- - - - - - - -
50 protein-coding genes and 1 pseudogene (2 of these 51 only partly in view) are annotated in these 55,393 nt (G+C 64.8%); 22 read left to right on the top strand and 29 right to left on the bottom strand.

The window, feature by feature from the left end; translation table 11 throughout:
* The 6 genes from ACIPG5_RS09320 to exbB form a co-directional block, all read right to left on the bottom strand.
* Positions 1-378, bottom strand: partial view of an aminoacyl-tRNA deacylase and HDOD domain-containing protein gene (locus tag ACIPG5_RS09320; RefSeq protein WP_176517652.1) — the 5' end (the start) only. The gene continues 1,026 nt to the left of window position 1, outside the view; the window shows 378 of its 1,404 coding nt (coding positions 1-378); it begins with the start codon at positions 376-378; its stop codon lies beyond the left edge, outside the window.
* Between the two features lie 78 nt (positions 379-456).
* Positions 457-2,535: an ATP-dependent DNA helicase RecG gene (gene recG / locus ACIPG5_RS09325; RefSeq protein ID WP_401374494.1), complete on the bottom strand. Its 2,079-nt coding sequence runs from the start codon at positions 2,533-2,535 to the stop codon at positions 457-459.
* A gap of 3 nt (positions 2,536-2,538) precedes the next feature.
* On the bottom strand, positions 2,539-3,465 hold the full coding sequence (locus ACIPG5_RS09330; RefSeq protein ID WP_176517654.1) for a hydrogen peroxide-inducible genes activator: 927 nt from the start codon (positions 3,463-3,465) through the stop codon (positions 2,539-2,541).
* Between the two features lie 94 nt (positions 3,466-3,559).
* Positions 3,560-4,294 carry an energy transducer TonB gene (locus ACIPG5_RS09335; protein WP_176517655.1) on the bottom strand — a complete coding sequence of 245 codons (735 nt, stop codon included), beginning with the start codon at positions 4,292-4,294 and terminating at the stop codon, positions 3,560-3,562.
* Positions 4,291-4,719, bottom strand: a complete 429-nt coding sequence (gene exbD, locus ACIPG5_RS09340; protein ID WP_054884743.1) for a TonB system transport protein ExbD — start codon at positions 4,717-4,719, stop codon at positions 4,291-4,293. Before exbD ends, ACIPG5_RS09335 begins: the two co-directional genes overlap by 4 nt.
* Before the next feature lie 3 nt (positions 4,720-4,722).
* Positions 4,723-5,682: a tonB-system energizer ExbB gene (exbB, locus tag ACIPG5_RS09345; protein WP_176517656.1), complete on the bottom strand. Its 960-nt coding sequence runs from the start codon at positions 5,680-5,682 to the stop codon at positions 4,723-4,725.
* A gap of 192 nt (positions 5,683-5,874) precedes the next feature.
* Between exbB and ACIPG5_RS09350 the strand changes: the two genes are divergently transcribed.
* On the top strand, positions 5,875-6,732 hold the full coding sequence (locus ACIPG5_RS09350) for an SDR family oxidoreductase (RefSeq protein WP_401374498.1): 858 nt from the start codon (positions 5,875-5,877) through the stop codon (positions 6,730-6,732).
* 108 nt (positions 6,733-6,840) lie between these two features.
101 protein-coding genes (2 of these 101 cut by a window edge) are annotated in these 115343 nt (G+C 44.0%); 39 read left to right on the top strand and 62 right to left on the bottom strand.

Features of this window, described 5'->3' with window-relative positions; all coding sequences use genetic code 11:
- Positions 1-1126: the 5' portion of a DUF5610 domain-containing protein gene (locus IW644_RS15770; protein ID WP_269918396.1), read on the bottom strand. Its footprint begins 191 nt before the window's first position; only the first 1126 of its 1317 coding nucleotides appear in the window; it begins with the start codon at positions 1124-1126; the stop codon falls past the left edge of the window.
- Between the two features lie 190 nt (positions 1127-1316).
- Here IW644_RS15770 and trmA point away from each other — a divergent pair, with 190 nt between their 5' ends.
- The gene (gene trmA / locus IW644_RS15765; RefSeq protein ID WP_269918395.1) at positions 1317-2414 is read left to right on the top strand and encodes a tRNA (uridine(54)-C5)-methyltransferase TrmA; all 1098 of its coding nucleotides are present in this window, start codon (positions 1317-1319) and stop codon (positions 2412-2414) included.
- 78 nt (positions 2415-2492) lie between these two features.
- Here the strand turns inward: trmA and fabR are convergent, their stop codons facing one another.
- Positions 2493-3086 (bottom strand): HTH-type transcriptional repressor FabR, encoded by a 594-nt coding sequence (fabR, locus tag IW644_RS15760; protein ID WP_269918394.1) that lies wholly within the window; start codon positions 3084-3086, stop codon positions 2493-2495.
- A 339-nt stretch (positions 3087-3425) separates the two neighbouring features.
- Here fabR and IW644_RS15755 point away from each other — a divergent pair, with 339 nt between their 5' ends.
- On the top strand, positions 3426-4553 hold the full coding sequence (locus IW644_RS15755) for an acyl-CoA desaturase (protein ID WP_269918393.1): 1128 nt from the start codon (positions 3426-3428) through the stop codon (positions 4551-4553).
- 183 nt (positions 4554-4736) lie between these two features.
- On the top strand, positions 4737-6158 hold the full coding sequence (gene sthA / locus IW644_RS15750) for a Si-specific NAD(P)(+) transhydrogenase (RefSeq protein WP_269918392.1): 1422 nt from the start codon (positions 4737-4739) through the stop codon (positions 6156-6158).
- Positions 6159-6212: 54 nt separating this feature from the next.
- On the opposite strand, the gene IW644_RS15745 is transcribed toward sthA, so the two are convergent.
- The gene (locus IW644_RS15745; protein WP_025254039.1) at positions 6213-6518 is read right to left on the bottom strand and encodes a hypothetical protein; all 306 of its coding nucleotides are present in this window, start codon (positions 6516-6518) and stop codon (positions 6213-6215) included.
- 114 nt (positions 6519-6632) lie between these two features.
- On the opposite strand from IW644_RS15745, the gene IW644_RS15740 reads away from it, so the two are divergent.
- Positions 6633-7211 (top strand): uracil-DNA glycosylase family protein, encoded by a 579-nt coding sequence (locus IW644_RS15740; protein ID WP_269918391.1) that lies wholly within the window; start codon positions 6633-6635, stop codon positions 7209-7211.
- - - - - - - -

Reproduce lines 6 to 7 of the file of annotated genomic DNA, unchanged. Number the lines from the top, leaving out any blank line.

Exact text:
* Positions 457-2,535: an ATP-dependent DNA helicase RecG gene (gene recG / locus ACIPG5_RS09325; RefSeq protein ID WP_401374494.1), complete on the bottom strand. Its 2,079-nt coding sequence runs from the start codon at positions 2,533-2,535 to the stop codon at positions 457-459.
* A gap of 3 nt (positions 2,536-2,538) precedes the next feature.